The European Commission intends to ask EU Member States to make an additional effort to increase their share of renewable energy in the power mix, according to a leaked draft of an official document revealed by Euractiv on May 4th. Brussels wants to upgrade its current 32% renewable energy target for 2030 to at least 38%, the document says. By the same deadline, the Commission aims to have 55% less greenhouse gas emissions compared to 1990 levels, and a 32.5% improvement in energy efficiency. Hence, increasing the renewable energy target is logical as energy is one of the main contributors to GHG emissions on the continent. But Europe is already on the right path, as its energy-related CO2 emissions decreased by 8% during the first quarter of 2020 (compared to 2019 levels).
This revision comes as the European Commission is examining its Sustainable Investment Taxonomy, and is expected to come up with an updated version of the Renewable Energy Directive (RED II) by July 2021.
As renewable sources currently meet 20% of European energy needs, achieving the new target set by the Commission would mean doubling this proportion in only ten years. It currently has an installed solar capacity of 137 GW, of which 19 GW were added in 2020
However, this goal appears ambitious while some countries struggle with their current renewable energy targets. France, for example, has not succeeded in achieving its goal of 23% renewable electricity which it set in 2009. Instead, it displayed a modest 19%, mainly driven by hydroelectricity generation, and failing at making its offshore wind industry take off.
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In January 2021, a report by the International Energy Agency and the French utility RTE, titled “Conditions and requirements for the technical feasibility of a power system with a high share of renewables in France towards 2050”, shook the French nuclear industry. It envisioned the possibility of a 100% renewable energy mix by 2050, throwing nuclear out of the game.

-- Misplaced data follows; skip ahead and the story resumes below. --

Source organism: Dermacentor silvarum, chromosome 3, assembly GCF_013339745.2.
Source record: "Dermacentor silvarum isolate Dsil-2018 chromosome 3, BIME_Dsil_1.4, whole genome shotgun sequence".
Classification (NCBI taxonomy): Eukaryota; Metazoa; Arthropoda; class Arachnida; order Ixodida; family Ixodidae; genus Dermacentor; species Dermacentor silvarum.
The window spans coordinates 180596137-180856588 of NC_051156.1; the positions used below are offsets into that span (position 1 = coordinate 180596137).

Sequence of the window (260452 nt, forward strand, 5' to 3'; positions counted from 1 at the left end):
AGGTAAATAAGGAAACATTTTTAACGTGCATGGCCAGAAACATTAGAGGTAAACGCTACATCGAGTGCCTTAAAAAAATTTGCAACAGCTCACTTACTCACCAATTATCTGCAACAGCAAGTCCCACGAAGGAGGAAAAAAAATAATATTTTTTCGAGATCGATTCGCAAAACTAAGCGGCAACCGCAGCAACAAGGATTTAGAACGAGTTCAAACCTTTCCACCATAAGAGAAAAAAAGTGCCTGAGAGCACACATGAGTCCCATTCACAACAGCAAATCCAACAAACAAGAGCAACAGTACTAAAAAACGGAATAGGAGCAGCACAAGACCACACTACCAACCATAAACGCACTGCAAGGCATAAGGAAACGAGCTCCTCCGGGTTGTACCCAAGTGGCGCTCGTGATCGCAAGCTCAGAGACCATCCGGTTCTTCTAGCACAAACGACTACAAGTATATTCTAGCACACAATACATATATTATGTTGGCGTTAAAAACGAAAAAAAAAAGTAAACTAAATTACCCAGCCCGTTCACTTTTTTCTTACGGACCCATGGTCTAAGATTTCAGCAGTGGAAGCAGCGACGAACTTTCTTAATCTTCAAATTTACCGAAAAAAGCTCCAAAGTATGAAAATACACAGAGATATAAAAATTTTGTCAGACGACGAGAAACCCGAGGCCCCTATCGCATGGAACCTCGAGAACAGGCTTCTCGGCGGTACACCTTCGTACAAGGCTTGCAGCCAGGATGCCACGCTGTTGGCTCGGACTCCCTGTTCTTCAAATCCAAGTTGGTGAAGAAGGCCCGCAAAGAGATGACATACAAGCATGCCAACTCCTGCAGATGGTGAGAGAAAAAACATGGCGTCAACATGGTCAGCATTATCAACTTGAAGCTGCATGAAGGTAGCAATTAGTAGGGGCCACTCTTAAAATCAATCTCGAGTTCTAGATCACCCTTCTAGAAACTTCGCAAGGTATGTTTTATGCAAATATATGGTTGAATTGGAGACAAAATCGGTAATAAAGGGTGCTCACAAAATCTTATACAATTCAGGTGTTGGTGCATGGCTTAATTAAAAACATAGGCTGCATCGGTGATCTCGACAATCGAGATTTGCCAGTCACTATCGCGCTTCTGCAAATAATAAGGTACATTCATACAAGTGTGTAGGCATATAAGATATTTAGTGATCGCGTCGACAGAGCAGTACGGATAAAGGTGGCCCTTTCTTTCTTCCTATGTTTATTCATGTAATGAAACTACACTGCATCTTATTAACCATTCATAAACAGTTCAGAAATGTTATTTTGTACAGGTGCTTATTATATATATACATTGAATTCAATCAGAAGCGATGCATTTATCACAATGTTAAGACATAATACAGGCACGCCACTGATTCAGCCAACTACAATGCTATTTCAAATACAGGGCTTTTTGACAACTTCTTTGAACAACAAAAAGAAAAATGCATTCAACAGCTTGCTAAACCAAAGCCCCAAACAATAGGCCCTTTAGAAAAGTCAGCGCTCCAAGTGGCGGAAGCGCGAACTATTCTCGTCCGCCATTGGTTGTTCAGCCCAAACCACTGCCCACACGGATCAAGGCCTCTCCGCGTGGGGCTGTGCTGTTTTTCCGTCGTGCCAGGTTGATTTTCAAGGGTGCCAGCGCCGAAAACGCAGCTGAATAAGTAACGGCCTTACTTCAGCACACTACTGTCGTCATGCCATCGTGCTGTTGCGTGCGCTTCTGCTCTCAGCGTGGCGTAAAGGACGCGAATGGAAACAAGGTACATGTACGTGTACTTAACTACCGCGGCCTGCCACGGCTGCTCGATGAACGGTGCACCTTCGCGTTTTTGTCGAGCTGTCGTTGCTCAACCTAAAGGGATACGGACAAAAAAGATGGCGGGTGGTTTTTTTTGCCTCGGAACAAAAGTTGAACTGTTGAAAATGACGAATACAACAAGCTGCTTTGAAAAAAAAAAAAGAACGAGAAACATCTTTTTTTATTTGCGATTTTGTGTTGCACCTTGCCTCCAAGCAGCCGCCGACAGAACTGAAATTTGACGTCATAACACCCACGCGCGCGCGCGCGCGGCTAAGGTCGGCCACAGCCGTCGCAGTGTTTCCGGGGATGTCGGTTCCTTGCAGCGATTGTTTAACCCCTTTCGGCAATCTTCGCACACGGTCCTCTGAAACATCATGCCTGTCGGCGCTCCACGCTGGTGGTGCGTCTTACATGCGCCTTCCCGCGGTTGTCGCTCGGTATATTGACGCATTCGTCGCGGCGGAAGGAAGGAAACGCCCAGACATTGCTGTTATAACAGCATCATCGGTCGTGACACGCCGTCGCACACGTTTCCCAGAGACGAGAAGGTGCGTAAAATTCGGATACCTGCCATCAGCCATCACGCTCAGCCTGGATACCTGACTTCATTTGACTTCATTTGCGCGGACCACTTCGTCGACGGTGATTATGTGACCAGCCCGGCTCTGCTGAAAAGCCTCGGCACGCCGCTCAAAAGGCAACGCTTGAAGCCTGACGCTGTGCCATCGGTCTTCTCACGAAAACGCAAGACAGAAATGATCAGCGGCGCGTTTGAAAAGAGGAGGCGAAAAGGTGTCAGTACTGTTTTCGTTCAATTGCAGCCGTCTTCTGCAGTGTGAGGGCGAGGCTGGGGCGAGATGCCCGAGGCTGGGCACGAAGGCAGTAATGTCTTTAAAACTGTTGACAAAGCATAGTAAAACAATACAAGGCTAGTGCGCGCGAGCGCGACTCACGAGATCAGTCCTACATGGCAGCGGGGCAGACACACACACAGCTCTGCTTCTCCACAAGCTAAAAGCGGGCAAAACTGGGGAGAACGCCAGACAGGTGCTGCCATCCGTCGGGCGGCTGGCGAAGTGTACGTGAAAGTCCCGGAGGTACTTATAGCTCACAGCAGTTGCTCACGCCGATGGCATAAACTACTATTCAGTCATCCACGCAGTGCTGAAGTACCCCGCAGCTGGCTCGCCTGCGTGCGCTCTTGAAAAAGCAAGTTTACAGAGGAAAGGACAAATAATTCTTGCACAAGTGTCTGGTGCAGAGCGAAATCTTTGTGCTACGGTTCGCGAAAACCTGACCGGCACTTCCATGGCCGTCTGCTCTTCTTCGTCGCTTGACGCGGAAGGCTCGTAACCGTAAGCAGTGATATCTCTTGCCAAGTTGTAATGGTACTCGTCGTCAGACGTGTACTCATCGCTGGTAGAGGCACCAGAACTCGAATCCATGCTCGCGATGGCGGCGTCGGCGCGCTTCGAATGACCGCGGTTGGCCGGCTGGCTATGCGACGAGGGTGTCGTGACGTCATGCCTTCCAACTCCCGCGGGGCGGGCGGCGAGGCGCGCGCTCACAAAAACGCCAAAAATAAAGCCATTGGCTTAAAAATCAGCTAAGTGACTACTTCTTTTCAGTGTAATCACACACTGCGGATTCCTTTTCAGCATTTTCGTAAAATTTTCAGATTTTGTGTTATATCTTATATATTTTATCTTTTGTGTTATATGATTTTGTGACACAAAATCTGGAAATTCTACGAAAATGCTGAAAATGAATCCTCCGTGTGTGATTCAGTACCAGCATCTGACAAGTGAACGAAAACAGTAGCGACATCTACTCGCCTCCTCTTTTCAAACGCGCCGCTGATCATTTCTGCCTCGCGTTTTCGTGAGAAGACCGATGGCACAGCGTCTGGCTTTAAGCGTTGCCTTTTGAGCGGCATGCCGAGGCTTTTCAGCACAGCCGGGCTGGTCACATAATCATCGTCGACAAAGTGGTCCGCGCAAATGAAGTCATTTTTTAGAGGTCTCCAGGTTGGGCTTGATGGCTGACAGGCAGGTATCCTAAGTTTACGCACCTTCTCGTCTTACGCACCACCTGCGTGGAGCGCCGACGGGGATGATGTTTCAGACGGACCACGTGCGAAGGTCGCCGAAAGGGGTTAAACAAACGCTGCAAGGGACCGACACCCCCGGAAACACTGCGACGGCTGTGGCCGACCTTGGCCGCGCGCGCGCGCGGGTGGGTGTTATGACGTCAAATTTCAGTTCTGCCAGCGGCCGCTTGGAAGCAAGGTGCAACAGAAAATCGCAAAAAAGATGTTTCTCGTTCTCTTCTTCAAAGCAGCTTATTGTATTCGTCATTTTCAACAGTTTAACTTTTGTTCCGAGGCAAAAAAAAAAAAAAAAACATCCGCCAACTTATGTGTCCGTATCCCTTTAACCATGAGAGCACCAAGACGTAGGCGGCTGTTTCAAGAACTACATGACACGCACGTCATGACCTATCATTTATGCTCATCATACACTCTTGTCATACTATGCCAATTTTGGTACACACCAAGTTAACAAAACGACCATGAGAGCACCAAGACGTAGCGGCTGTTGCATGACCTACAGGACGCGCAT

Next to this, it is worth noting that EU countries present high discrepancies in terms of renewables potential. Denmark is leading the race with a massive wind industry, providing over 47% of its electricity in 2019. On the other hand, countries like Poland and Hungary are still very reliant on coal, and are rather planning to replace it by switching to natural gas, and nuclear energy. The latter displays higher capacity factors than renewables, and solves their intermittency issue. Following that intent, several Ministers of Eastern European countries wrote a letter in February 2021 calling for the European Commission not to discriminate against nuclear over renewables.
An emphasis on transportation and heating sectors
Among the concrete options brought by the Commission for the achievement of the new target, there is an increase of clean energy use in the heating and cooling sectors: the policy options suggest that the share of renewables in those sectors should increase by 1,1 percentage point every year. An emphasis is also put on decarbonized transportation, based on the forecast of growing EV sales and the proliferation of biofuels. A system of certifications will be implemented to guarantee those fuels’ low carbon intensity, and more stringent rules will be imposed on the aviation sector. This last measure is only a continuation of a trend that has been going on for the past year, with companies such as Total actively investing into bio aviation fuels.
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Another bone of contention is the status of biomass in the Taxonomy, which currently draws a lot of criticism. In fact, wood biomass is a strategic energy resource for Nordic countries such as Sweden and Finland, which have been actively lobbying for looser criteria on its sustainability. Addressing that issue, the leaked document says it will consider implementing national caps on the use of stem wood.
Finally, to facilitate the process of investment into renewables, the European Commission is also reconsidering the rules for corporate renewable PPA’s, according to Montel News reports.
Cost-effectiveness and networks adaptation
This increase in targets was however deemed insufficient by renewable industry players. SolarPower Europe and Wind Europe told Euractiv that more could be done to enhance the European renewable competitiveness.
The cost-effectiveness of this new ambition also remains questionable. In fact, a substantial adaptation of electricity networks will be required to provide an adequate response to the variability of renewable energy sources, and the EU has not yet provided detailed sources of funding. Europe will also have to develop a regional supply chain for battery manufacturing, of which components are mostly imported from carbon-intensive China.
By Tatiana Serova for Oilprice.com
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